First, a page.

Raspberry Pi HC-SR04 Ultrasonic Distance Sensor for sump pump monitoring
Switch branches/tags
Nothing to show
Clone or download
Fetching latest commit…
Cannot retrieve the latest commit at this time.

README.md

Raspberry Pi distance measurement with HC-SR04 Ultrasonic Distance Sensor

Used for sump pump water level monitoring.

Requires two resistors to form a voltage divider to bring the 5v output of the HC-SR04 down to 3v3 to be safe as input to the Raspberry Pi GPIO pin.

The python file 'distance' does the measurement by controlling the distance sensor and then timing the response. Since this is done on the Raspberry Pi Linux (not exactly a real-time operating system), there are occasiional glitches in the measurements. Those are (hopefully) filtered out.

Since this is intended for measuring sump pump water levels, the ReferenceDistance is a critical parameter. It is the measured length of the PVC pipe from the sensor to the other end.

This also calculates the intervals between pump runs by looking for rapid changes in water level.

On the Raspberry Pi, I copied this entire tree into /home/pi/pi-distance.

Then run (as root):
cp init.d/distance /etc/init.d/
cp cron.d/checkup /etc/cron.d/

If you decide to move things around, you will need to fix up the paths in the script files.

The init script is based on: http://www.debian-administration.org/articles/28

init.d/distance: init script to be placed into the /etc/init.d/ directory make sure that it is executable and owned by root:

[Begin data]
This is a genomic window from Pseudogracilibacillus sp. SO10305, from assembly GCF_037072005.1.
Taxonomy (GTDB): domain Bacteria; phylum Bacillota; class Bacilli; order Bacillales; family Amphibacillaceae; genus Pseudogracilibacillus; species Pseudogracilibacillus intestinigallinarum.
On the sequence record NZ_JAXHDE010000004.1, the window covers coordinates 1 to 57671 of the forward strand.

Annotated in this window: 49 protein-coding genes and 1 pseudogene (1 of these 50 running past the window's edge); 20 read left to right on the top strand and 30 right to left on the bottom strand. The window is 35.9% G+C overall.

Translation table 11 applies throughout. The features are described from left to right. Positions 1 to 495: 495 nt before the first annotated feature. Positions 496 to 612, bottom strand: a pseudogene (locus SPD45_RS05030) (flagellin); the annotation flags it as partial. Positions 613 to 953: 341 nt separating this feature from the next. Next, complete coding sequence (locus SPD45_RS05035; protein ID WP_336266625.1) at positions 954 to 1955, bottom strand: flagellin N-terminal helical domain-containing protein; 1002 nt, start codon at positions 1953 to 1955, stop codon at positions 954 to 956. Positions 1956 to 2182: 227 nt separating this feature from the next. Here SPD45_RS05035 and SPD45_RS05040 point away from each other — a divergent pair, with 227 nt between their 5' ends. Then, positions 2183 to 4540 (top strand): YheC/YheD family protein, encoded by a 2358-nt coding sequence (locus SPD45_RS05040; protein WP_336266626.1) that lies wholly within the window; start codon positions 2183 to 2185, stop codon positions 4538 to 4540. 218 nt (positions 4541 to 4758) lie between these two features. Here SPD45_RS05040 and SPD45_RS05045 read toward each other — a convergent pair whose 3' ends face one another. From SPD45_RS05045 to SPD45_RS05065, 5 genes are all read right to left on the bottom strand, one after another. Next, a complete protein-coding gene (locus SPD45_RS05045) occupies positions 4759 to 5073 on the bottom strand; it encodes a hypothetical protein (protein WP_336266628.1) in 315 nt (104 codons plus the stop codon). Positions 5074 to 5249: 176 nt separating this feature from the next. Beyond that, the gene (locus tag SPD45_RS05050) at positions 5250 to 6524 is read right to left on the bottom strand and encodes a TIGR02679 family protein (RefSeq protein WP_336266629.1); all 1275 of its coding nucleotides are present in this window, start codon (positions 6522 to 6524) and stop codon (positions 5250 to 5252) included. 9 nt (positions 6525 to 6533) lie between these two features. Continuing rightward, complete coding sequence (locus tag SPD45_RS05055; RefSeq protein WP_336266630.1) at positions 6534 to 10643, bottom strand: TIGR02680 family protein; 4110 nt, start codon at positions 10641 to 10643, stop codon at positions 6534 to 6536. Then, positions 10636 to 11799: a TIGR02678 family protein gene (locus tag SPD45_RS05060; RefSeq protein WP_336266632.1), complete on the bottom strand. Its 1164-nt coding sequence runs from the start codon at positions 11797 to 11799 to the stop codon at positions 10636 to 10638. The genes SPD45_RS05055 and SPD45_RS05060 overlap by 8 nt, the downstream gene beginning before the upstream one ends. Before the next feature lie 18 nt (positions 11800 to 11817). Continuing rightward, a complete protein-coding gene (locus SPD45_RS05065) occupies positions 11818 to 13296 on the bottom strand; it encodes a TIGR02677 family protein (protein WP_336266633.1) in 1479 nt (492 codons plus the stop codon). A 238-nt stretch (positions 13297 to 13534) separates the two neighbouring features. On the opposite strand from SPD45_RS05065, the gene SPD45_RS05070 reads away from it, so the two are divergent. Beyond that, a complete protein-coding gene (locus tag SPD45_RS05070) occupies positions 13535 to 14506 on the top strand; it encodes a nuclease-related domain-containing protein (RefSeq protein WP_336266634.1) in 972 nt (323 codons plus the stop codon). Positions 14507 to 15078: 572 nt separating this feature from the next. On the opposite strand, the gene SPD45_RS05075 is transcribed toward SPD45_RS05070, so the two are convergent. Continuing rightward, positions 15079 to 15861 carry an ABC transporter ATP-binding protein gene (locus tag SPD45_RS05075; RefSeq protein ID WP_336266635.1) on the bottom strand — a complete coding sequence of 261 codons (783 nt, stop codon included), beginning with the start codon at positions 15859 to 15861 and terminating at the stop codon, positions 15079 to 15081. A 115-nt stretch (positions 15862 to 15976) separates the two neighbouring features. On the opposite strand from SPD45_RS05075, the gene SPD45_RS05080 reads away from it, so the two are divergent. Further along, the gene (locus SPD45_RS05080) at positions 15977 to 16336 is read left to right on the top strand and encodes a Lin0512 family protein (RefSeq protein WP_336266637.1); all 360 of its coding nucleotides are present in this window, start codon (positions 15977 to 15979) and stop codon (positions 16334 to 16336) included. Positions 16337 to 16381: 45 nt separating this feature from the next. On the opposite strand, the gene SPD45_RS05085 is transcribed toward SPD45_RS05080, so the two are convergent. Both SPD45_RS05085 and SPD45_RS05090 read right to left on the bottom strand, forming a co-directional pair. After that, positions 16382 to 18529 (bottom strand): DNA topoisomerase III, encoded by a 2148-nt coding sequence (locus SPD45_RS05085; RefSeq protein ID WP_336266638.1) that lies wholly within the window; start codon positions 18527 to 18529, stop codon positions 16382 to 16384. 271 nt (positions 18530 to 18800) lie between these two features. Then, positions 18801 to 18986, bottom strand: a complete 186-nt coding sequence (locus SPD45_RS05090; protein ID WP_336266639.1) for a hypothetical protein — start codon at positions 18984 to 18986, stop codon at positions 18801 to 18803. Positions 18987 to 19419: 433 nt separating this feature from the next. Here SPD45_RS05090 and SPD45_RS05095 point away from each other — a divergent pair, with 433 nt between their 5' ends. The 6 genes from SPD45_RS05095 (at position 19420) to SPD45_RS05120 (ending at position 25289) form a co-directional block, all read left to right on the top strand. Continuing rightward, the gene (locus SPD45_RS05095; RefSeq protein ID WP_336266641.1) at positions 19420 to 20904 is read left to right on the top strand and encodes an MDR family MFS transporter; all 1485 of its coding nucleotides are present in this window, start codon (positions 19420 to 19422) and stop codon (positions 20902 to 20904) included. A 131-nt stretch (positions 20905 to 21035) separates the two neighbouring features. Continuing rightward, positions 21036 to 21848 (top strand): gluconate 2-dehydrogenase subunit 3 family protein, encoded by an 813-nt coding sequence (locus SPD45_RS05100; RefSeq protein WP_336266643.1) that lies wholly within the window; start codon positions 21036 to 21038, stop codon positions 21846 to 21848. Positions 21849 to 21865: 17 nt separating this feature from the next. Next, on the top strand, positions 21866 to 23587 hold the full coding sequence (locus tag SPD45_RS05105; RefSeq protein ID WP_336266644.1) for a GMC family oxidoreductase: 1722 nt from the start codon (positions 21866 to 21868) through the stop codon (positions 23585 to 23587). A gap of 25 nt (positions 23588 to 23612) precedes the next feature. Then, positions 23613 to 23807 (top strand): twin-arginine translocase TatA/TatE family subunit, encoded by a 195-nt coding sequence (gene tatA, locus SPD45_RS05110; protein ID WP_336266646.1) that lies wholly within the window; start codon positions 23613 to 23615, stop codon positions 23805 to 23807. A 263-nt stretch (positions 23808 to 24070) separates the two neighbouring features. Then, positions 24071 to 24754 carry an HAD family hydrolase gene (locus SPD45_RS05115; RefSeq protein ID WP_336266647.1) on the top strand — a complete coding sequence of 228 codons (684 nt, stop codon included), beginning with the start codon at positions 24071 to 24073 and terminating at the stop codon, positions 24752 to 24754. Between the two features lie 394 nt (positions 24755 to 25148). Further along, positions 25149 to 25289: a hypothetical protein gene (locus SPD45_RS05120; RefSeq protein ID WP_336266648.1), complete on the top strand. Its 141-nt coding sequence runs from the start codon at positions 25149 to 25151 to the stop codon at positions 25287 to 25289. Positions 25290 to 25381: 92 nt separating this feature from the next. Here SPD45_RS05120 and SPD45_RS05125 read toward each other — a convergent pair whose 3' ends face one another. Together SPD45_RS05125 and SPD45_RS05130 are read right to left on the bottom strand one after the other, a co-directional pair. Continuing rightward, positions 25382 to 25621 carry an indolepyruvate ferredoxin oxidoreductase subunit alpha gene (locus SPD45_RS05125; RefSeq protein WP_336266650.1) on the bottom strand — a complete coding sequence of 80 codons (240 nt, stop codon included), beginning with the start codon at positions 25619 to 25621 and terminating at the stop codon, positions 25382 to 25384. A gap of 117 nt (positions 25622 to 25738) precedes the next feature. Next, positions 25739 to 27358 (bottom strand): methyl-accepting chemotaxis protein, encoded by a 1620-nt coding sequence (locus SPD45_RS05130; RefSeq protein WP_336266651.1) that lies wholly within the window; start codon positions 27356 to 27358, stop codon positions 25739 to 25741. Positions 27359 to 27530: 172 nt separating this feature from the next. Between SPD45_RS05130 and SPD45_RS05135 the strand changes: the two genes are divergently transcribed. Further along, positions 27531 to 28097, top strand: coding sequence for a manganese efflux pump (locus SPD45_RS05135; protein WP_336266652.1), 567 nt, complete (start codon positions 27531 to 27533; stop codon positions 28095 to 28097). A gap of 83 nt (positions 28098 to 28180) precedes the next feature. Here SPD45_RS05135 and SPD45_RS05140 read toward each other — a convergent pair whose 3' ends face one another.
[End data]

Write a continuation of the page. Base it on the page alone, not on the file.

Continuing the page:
-rwxr-xr-x 1 root root 470 Feb 1 12:09 distance

Then run (as root):
update-rc.d distance defaults
to create the needed symlinks so that this will all start on boot

if you decide to remove the script from the startup sequence run:
update-rc.d -f distance remove

The checkup script pings the default gateway every 10 minutes and reboots the Pi if it doesn't get a response. This is to recover from issues with the USB WiFi adapter.

Sensor connections:

The program uses the GPIO.BOARD option, meaning that the numbers correspond to the pins on the Raspberry Pi P1 connector. The correspondence between P1 connector and the Broadcom GPIO values can be found in a pinout diagram such as http://www.raspberrypi-spy.co.uk/2012/06/simple-guide-to-the-rpi-gpio-header-and-pins/

(I used the Adafruit Prototyping Plate http://www.adafruit.com/products/801 which has screw numbers corresponding to the Broadcom GPIO numbers)

  HC-SR04
 +---------+
 |         |
 |         |
 |     Vcc |--- +5v
 |         |
 |    Trig |--- P1.12 (GPIO18)
 |         |
 |    Echo |--------------------+
 |         |                    |
 |     Gnd |----+               \ 
 |         |    |               / 470 ohm
 +---------+    |               \
                |               /
               Gnd              |
                                +---------------> P1.16 (GPIO23)
                                |
                                \
                                /
                                \ 1k ohm
                                /
                                |
                               Gnd

My cable:
I used a floppy disk drive power cable harvested from an old PC for the
connector with pigtail.  I used a piece of Cat 5 network cable for the rest.
I cut off the unused pair.  All three remaining white wires were connected together on both ends.

  HC-SR04
 +---------+    Connector     Cat 5
 |         |   +---------+    Cable
 |         |   |         |
 |     Vcc |---| Yellow  |--- Blue ----
 |         |   |         |
 |    Trig |---| Black   |--- Green ---
 |         |   |         |
 |    Echo |---| Black   |--- Orange --
 |         |   |         |
 |     Gnd |---| Red     |--- White ---
 |         |   |         |
 +---------+   +---------+